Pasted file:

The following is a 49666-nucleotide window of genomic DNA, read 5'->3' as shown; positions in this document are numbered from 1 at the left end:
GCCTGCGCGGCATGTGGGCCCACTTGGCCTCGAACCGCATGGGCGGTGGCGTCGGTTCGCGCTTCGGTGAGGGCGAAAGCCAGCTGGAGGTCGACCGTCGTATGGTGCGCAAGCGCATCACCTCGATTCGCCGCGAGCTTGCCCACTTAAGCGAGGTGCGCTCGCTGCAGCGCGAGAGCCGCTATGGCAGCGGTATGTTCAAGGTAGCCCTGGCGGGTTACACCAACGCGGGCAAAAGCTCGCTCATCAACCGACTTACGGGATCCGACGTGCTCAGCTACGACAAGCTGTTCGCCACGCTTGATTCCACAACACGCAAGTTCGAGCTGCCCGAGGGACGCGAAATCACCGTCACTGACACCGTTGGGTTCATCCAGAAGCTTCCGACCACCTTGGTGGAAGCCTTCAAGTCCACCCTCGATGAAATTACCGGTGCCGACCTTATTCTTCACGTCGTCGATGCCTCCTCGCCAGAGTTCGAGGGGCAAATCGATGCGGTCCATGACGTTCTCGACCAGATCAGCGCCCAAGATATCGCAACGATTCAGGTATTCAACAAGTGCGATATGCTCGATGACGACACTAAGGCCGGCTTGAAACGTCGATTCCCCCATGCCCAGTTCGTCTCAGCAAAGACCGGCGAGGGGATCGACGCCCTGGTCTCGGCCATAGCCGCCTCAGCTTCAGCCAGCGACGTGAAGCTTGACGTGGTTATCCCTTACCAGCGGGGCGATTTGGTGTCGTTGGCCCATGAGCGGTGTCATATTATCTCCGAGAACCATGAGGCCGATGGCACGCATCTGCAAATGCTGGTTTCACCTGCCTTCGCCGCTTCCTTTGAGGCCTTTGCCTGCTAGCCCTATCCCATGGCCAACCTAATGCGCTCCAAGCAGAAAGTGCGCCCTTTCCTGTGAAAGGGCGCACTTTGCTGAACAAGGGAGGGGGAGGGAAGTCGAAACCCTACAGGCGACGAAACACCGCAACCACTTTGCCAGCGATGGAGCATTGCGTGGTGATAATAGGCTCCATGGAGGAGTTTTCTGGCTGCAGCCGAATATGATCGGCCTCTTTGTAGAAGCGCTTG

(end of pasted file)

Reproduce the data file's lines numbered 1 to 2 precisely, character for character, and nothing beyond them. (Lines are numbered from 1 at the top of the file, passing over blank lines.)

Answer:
The following is a 49666-nucleotide window of genomic DNA, read 5'->3' as shown; positions in this document are numbered from 1 at the left end:
GCCTGCGCGGCATGTGGGCCCACTTGGCCTCGAACCGCATGGGCGGTGGCGTCGGTTCGCGCTTCGGTGAGGGCGAAAGCCAGCTGGAGGTCGACCGTCGTATGGTGCGCAAGCGCATCACCTCGATTCGCCGCGAGCTTGCCCACTTAAGCGAGGTGCGCTCGCTGCAGCGCGAGAGCCGCTATGGCAGCGGTATGTTCAAGGTAGCCCTGGCGGGTTACACCAACGCGGGCAAAAGCTCGCTCATCAACCGACTTACGGGATCCGACGTGCTCAGCTACGACAAGCTGTTCGCCACGCTTGATTCCACAACACGCAAGTTCGAGCTGCCCGAGGGACGCGAAATCACCGTCACTGACACCGTTGGGTTCATCCAGAAGCTTCCGACCACCTTGGTGGAAGCCTTCAAGTCCACCCTCGATGAAATTACCGGTGCCGACCTTATTCTTCACGTCGTCGATGCCTCCTCGCCAGAGTTCGAGGGGCAAATCGATGCGGTCCATGACGTTCTCGACCAGATCAGCGCCCAAGATATCGCAACGATTCAGGTATTCAACAAGTGCGATATGCTCGATGACGACACTAAGGCCGGCTTGAAACGTCGATTCCCCCATGCCCAGTTCGTCTCAGCAAAGACCGGCGAGGGGATCGACGCCCTGGTCTCGGCCATAGCCGCCTCAGCTTCAGCCAGCGACGTGAAGCTTGACGTGGTTATCCCTTACCAGCGGGGCGATTTGGTGTCGTTGGCCCATGAGCGGTGTCATATTATCTCCGAGAACCATGAGGCCGATGGCACGCATCTGCAAATGCTGGTTTCACCTGCCTTCGCCGCTTCCTTTGAGGCCTTTGCCTGCTAGCCCTATCCCATGGCCAACCTAATGCGCTCCAAGCAGAAAGTGCGCCCTTTCCTGTGAAAGGGCGCACTTTGCTGAACAAGGGAGGGGGAGGGAAGTCGAAACCCTACAGGCGACGAAACACCGCAACCACTTTGCCAGCGATGGAGCATTGCGTGGTGATAATAGGCTCCATGGAGGAGTTTTCTGGCTGCAGCCGAATATGATCGGCCTCTTTGTAGAAGCGCTTG